Committee approves some Indiana nominees

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More than a year since she was first nominated to head the Office of Legal Counsel, the U.S. Senate Judiciary Committee this morning approved Indiana law professor Dawn Johnsen along party lines for the second time. Two of the three Indiana judicial nominees for the federal bench also received the green light this morning. Johnsen and the judicial nominees can now be voted on by the full Senate.

The committee approved Jon DeGuilio for the Northern District of Indiana and Marion Superior Judge Tanya Walton Pratt for the Southern District of Indiana by voice vote without any discussion. But ranking member Sen. Jeff Sessions, R-Ala., said he wants to meet with U.S. Magistrate Judge Jane Magnus-Stinson. He received a response late Wednesday night to some questions on various issues he posed to Judge Magnus-Stinson and he wanted to follow up with her on those answers before he voted, according to Sessions' press office. Her judicial nomination for the Southern District is held over until at least the next meeting, which could take place as early as next week.

The trio of judicial nominees had appeared before the committee for questioning in early February, following their nominations a month earlier.

Johnsen, a professor at Indiana University Maurer School of Law - Bloomington and acting assistant attorney general in the OLC during the Clinton Administration, was first chosen by President Barack Obama in February 2009. The committee approved her nomination along party lines March 19, 2009, but because the Senate hadn't voted for her by the end of last year, the nomination expired. The president re-nominated her in January.

With Republicans voicing strong opposition to her selection, members voted 12-7 to allow the full Senate to consider her for the job. Members of both political parties went back and forth voicing support and opposition to Johnsen's nomination, which included her positions on terrorism, executive power, and abortion issues.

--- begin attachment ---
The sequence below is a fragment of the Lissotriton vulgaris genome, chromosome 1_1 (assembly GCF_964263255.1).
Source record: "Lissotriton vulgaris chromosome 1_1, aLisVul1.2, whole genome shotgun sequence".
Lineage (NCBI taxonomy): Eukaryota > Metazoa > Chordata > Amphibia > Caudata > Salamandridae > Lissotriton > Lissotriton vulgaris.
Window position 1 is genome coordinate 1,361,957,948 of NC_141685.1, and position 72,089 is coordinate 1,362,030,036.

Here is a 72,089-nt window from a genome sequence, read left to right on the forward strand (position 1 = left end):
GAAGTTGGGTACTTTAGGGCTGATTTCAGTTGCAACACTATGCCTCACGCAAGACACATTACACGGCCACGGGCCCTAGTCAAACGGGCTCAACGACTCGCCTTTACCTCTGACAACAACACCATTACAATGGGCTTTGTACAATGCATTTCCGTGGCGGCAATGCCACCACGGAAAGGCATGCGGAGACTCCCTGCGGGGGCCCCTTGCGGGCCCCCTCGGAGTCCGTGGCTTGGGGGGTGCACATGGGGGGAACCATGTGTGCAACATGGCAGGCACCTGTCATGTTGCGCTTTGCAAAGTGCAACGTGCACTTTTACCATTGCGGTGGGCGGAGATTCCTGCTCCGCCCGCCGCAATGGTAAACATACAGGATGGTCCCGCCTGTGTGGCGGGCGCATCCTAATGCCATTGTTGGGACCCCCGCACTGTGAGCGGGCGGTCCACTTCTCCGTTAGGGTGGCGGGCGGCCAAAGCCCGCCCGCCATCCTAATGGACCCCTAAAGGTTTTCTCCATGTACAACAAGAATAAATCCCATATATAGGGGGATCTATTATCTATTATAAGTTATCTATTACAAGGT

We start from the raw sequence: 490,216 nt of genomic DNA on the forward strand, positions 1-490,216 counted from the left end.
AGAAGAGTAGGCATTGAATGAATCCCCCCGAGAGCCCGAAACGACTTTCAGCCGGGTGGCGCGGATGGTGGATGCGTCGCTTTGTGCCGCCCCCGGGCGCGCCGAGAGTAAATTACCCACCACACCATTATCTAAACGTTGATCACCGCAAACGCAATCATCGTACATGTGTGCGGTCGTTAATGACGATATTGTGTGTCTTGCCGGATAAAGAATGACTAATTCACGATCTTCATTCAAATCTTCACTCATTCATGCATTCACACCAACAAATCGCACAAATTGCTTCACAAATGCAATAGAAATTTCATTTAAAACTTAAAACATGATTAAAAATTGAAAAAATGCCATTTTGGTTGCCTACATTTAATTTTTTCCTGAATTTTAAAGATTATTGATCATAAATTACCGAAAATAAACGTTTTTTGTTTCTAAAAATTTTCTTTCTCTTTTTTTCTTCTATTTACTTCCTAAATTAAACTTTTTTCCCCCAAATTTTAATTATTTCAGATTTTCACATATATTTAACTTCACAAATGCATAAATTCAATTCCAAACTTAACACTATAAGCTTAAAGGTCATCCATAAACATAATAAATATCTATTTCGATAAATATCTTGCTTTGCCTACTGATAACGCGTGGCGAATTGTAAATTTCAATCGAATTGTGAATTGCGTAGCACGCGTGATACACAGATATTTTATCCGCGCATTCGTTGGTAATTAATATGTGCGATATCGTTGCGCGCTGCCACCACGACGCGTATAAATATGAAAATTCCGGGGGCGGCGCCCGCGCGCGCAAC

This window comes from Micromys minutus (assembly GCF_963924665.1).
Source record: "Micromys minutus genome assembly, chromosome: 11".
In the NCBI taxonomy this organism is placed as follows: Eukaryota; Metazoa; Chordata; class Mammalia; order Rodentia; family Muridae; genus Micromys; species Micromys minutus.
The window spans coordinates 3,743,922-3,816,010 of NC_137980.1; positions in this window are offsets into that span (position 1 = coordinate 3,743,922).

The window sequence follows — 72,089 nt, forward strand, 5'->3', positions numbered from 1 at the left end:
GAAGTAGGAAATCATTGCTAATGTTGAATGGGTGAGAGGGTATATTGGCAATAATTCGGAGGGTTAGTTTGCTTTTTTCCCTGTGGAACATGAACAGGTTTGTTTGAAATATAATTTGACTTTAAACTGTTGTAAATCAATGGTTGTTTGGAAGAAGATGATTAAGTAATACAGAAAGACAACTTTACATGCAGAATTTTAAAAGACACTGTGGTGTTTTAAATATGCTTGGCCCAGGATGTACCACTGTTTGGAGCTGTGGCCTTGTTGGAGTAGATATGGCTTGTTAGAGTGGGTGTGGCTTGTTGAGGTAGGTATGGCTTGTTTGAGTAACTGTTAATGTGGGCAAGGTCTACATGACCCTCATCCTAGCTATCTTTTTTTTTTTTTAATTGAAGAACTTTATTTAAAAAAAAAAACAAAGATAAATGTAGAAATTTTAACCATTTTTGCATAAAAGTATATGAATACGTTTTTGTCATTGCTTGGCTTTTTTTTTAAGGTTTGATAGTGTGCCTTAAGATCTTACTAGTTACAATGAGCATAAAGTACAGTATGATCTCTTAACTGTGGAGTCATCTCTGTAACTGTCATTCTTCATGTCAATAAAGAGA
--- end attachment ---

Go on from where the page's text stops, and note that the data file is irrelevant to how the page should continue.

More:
Sessions strongly objected to her nomination, saying that she was someone who during the 1990s created issues that should be a concern now as the country confronts wars on terrorism. He noted how Johnsen, as part of the DOJ during the 1990s, "frustrated" President Bill Clinton's efforts to hunt down and assassinate Osama Bin Laden, and as a result the terrorists were able to later carry out the Sept. 11, 2001, attacks.

Committee Chair Sen. Pat Leahy, D-Vt., countered Sessions' remarks, saying that Republicans were being hypocritical in that criticism. He noted how the former president had fired missiles into a camp during the 1990s where Bin Laden had been known to be residing, and Republicans criticized him for trying to distract everyone from impeachment proceedings which were going on at the time.

Sen. Dianne Feinstein, D-Calif., also remarked on Johnsen's frank and honest answers when the committee questioned her Feb. 25, 2009, about her views on torture and the role of the OLC. Feinstein added her answers were "entirely appropriate" to the position she has been nominated for.

Leahy and others on the committee also remarked that Johnsen at least deserved a vote after waiting as long as she has, which was uncharacteristic of others who'd been nominated for the position in the past.

"In the more than nine months her nomination was pending on the Senate's Executive Calendar, Republican senators refused to agree to debate and vote on the nomination," Leahy said of the full Senate.